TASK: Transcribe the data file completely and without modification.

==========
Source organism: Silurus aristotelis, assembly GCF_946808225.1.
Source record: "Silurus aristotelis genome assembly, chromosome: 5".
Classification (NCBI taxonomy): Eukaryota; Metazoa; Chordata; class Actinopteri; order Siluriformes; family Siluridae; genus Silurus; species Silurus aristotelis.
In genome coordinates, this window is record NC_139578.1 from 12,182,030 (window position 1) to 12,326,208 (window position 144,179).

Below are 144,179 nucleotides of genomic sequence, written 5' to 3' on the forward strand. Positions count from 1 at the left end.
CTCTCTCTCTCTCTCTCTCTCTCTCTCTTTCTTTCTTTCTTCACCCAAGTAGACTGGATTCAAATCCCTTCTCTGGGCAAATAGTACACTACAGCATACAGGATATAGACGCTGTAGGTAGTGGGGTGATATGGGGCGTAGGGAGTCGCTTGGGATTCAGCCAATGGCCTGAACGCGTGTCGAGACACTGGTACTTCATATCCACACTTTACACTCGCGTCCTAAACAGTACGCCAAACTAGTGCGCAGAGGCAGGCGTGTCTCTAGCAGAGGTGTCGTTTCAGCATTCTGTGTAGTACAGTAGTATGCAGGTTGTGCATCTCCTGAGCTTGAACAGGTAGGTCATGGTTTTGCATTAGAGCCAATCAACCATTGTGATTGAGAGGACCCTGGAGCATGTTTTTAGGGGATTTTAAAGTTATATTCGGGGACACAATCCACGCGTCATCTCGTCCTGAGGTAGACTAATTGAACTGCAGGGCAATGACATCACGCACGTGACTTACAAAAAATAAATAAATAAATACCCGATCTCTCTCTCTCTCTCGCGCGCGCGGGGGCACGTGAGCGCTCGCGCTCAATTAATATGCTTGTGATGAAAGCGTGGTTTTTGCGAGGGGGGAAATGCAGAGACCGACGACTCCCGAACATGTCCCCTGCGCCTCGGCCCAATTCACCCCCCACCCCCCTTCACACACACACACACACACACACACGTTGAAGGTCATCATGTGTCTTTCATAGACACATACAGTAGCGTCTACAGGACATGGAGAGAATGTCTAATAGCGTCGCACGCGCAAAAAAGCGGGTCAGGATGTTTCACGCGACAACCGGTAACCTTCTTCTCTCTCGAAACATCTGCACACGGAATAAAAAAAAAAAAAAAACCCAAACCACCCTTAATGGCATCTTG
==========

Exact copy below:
Source organism: Silurus aristotelis, assembly GCF_946808225.1.
Source record: "Silurus aristotelis genome assembly, chromosome: 5".
Classification (NCBI taxonomy): Eukaryota; Metazoa; Chordata; class Actinopteri; order Siluriformes; family Siluridae; genus Silurus; species Silurus aristotelis.
In genome coordinates, this window is record NC_139578.1 from 12,182,030 (window position 1) to 12,326,208 (window position 144,179).

Below are 144,179 nucleotides of genomic sequence, written 5' to 3' on the forward strand. Positions count from 1 at the left end.
CTCTCTCTCTCTCTCTCTCTCTCTCTCTTTCTTTCTTTCTTCACCCAAGTAGACTGGATTCAAATCCCTTCTCTGGGCAAATAGTACACTACAGCATACAGGATATAGACGCTGTAGGTAGTGGGGTGATATGGGGCGTAGGGAGTCGCTTGGGATTCAGCCAATGGCCTGAACGCGTGTCGAGACACTGGTACTTCATATCCACACTTTACACTCGCGTCCTAAACAGTACGCCAAACTAGTGCGCAGAGGCAGGCGTGTCTCTAGCAGAGGTGTCGTTTCAGCATTCTGTGTAGTACAGTAGTATGCAGGTTGTGCATCTCCTGAGCTTGAACAGGTAGGTCATGGTTTTGCATTAGAGCCAATCAACCATTGTGATTGAGAGGACCCTGGAGCATGTTTTTAGGGGATTTTAAAGTTATATTCGGGGACACAATCCACGCGTCATCTCGTCCTGAGGTAGACTAATTGAACTGCAGGGCAATGACATCACGCACGTGACTTACAAAAAATAAATAAATAAATACCCGATCTCTCTCTCTCTCTCGCGCGCGCGGGGGCACGTGAGCGCTCGCGCTCAATTAATATGCTTGTGATGAAAGCGTGGTTTTTGCGAGGGGGGAAATGCAGAGACCGACGACTCCCGAACATGTCCCCTGCGCCTCGGCCCAATTCACCCCCCACCCCCCTTCACACACACACACACACACACACACGTTGAAGGTCATCATGTGTCTTTCATAGACACATACAGTAGCGTCTACAGGACATGGAGAGAATGTCTAATAGCGTCGCACGCGCAAAAAAGCGGGTCAGGATGTTTCACGCGACAACCGGTAACCTTCTTCTCTCTCGAAACATCTGCACACGGAATAAAAAAAAAAAAAAAACCCAAACCACCCTTAATGGCATCTTG